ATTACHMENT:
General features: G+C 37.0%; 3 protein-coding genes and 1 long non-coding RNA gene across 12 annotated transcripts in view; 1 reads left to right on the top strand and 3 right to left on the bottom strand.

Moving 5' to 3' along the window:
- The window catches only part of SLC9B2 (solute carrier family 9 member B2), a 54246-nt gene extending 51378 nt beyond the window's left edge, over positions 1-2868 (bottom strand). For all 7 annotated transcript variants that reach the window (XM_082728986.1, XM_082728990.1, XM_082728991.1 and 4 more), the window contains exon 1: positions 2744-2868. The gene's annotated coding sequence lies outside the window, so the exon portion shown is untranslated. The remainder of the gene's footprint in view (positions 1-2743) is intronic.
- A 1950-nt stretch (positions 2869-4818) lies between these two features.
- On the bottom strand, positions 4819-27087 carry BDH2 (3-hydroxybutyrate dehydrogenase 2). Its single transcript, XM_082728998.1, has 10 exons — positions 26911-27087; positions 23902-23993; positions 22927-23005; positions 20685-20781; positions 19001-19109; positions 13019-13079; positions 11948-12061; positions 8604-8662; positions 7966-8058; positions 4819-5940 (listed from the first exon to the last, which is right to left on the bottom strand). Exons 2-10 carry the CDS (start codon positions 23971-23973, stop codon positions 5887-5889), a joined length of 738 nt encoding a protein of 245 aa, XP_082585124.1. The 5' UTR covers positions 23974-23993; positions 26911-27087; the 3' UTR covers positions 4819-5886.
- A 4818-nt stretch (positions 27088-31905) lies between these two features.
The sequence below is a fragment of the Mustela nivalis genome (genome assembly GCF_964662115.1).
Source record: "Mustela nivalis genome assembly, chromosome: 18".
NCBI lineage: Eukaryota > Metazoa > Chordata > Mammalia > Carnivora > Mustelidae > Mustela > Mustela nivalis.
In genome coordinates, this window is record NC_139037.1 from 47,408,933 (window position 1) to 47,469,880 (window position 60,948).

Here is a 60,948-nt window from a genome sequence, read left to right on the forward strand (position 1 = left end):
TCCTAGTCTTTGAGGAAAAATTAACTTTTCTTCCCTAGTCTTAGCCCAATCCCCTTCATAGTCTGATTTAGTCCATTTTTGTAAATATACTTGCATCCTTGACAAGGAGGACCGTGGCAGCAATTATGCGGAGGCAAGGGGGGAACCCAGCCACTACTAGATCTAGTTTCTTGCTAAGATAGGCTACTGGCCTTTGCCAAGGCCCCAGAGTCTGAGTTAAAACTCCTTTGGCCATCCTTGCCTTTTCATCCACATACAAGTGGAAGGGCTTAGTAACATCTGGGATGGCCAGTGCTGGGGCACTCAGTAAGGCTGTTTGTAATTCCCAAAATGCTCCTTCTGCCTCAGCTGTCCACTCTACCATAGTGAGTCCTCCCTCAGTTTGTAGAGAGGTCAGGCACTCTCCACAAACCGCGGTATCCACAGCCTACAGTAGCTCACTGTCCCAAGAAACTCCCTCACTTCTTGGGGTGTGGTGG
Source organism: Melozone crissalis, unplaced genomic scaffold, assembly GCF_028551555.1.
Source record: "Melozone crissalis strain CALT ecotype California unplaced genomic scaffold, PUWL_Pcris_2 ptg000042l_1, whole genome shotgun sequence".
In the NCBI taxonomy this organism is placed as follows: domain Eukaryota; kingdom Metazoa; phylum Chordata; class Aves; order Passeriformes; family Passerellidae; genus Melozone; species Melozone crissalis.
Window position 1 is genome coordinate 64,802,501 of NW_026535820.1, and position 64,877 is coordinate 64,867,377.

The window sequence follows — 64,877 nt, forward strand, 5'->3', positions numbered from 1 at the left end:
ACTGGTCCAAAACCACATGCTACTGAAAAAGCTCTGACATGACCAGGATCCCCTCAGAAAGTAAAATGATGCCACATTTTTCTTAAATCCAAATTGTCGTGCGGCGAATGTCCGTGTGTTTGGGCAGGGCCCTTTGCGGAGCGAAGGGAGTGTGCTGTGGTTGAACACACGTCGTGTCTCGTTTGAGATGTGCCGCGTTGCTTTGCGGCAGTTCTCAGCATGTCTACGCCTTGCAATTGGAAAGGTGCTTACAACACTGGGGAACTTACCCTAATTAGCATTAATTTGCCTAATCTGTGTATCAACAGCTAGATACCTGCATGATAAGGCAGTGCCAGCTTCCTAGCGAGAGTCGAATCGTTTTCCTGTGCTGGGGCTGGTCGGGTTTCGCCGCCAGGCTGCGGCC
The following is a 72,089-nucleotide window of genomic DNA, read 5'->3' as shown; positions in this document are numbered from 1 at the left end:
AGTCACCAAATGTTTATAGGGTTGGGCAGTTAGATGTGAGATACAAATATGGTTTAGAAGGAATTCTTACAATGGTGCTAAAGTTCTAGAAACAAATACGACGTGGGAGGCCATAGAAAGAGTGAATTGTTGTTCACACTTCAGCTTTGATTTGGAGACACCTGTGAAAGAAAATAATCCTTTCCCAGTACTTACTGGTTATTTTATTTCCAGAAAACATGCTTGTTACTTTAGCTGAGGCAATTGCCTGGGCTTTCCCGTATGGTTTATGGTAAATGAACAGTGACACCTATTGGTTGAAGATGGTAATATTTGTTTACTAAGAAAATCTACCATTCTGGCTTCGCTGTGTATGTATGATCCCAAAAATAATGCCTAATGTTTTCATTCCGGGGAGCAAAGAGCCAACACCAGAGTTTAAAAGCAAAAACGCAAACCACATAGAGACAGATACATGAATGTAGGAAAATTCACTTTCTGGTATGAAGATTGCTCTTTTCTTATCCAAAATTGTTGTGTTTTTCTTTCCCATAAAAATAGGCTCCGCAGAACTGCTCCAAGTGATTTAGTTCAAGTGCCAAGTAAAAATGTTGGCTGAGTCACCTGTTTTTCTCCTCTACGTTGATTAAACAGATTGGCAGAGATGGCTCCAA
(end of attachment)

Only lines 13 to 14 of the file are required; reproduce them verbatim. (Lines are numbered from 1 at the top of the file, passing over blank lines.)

Source organism: Melozone crissalis, unplaced genomic scaffold, assembly GCF_028551555.1.
Source record: "Melozone crissalis strain CALT ecotype California unplaced genomic scaffold, PUWL_Pcris_2 ptg000042l_1, whole genome shotgun sequence".